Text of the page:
3.Don’t assume that everyone speaks English

It’s hard to imagine yourself in a situation where your only way of communicating is body language. Even though our world is becoming more globalized, you will meet residents of many cities that are fluent in 3+ languages, but not in English.

Tip: Download one of the many translation apps and investigate its offline capabilities, so you can access it without data roaming. My favorite app in this category is “Google Translate” - easy and efficient.


4.Don’t assume your phone will work abroad

We are glued to our phones and they often become lifelines when traveling. Our phones serve as GPS, travel guides, and connection to family/friends. Depending on your destination country and carrier’s partner networks, download speeds and reception change. Sadly, even the locals can’t really guide us, since their phones are already linked to local networks.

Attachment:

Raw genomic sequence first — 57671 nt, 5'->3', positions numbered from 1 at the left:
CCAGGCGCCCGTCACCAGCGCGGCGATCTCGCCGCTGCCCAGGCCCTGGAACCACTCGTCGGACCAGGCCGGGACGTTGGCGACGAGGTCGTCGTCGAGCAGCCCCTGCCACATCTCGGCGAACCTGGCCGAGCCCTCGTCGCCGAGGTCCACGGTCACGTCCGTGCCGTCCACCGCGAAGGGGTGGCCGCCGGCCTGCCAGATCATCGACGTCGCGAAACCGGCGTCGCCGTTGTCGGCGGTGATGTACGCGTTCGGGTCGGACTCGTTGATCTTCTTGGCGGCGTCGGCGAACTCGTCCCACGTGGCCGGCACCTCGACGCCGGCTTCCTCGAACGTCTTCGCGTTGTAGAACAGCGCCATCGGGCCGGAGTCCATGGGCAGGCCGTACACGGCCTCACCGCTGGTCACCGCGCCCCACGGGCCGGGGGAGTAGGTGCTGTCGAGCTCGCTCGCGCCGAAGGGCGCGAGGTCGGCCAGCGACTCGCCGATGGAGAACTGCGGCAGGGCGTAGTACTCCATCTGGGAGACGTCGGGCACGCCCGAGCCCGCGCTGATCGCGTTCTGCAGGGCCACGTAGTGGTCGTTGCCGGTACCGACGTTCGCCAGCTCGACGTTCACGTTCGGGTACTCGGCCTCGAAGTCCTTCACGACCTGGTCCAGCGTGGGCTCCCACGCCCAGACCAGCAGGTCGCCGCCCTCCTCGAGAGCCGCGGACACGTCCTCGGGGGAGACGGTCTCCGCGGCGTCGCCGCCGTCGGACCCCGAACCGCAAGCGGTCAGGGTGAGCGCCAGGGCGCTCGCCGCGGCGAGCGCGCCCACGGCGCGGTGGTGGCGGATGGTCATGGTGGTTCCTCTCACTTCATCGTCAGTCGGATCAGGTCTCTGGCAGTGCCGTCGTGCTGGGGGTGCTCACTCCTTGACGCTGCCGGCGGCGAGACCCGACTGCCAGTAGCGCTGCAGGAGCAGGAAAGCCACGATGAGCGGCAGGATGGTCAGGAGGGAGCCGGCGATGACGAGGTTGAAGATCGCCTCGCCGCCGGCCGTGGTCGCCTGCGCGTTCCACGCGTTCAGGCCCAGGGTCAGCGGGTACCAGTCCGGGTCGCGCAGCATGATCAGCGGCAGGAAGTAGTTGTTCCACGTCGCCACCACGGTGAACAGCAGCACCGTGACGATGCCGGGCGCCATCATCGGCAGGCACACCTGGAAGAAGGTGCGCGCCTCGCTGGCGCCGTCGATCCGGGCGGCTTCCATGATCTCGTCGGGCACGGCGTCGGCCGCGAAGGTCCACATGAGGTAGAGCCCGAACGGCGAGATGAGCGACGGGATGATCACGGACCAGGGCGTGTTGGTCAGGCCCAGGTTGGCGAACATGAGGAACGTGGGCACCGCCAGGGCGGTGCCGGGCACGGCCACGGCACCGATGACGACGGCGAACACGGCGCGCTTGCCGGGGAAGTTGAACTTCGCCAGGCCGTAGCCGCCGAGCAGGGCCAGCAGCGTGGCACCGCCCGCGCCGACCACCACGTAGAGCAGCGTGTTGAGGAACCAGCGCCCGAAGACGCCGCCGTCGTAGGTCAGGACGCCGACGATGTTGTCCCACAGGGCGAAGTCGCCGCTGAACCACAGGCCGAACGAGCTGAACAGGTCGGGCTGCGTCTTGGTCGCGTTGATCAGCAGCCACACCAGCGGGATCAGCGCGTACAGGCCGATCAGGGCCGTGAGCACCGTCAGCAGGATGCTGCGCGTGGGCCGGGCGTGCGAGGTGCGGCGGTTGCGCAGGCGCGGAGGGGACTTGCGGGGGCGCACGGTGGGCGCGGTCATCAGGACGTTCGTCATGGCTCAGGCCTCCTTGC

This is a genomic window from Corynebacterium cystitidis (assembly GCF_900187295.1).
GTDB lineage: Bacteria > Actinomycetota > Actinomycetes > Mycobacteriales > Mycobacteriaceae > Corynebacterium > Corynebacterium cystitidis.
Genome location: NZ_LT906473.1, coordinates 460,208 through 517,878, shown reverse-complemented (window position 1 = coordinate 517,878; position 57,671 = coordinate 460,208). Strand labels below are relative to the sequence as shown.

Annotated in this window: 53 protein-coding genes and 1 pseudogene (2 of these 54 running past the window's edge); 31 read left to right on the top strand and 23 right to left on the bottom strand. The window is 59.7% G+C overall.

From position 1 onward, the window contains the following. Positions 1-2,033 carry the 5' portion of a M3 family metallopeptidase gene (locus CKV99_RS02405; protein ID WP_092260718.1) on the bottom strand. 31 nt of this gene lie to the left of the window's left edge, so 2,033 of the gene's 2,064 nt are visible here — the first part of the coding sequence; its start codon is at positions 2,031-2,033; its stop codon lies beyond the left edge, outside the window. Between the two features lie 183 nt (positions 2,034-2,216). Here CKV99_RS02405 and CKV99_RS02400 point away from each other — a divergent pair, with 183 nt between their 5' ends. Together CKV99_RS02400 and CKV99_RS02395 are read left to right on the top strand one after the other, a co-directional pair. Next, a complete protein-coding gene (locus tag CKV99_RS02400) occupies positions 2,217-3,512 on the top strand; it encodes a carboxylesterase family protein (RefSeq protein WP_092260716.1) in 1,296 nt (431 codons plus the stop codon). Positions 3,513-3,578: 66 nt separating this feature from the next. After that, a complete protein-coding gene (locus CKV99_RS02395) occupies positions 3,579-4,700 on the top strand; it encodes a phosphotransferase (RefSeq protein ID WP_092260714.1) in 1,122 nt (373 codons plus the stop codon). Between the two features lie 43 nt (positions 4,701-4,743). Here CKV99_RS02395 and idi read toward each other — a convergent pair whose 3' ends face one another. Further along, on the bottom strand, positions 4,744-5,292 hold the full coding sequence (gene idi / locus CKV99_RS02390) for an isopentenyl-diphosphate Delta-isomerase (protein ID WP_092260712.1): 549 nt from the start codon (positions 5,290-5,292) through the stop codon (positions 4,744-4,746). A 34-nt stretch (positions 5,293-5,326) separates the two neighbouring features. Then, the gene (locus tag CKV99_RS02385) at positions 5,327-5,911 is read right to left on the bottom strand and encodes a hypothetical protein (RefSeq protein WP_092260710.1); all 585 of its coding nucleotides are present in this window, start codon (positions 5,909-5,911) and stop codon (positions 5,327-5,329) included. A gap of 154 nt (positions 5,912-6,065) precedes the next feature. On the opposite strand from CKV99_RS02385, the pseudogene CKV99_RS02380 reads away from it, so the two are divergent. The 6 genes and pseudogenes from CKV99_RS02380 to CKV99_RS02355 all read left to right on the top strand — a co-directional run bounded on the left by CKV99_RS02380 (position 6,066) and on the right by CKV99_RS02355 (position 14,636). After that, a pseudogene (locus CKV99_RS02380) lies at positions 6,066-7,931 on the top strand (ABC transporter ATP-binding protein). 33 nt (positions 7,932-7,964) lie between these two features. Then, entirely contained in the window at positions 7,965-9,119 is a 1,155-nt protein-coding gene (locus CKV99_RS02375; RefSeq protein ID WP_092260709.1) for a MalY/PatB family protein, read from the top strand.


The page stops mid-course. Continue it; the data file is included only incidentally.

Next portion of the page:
Tip: Contact your mobile phone provider to ask about international roaming charges and options. Research network capabilities at your destination (e.g., GSM vs. CDMA) and consider buying a local SIM card. Make sure your device is ready for the card. Also consider portable Wi-Fi equipment and look up free, secure, and reliable Wi-Fi hot spots.


5.Don’t assume anything when it comes to the weather

Even in cities with relatively consistent weather, it seems as though you always visit during that one week when the weather is “usually not like this.” Weather can change in the blink of an eye. It pays to be over-prepared.

Tip: Always pack a good umbrella and wear layers. This is especially true for remote destinations and expensive locations where last-minute purchases will break the budget. Cover your bases and save yourself from spending money on something you already have in your closet.


Here are 5 more things to consider….

Don’t assume you’ll get around as you do at home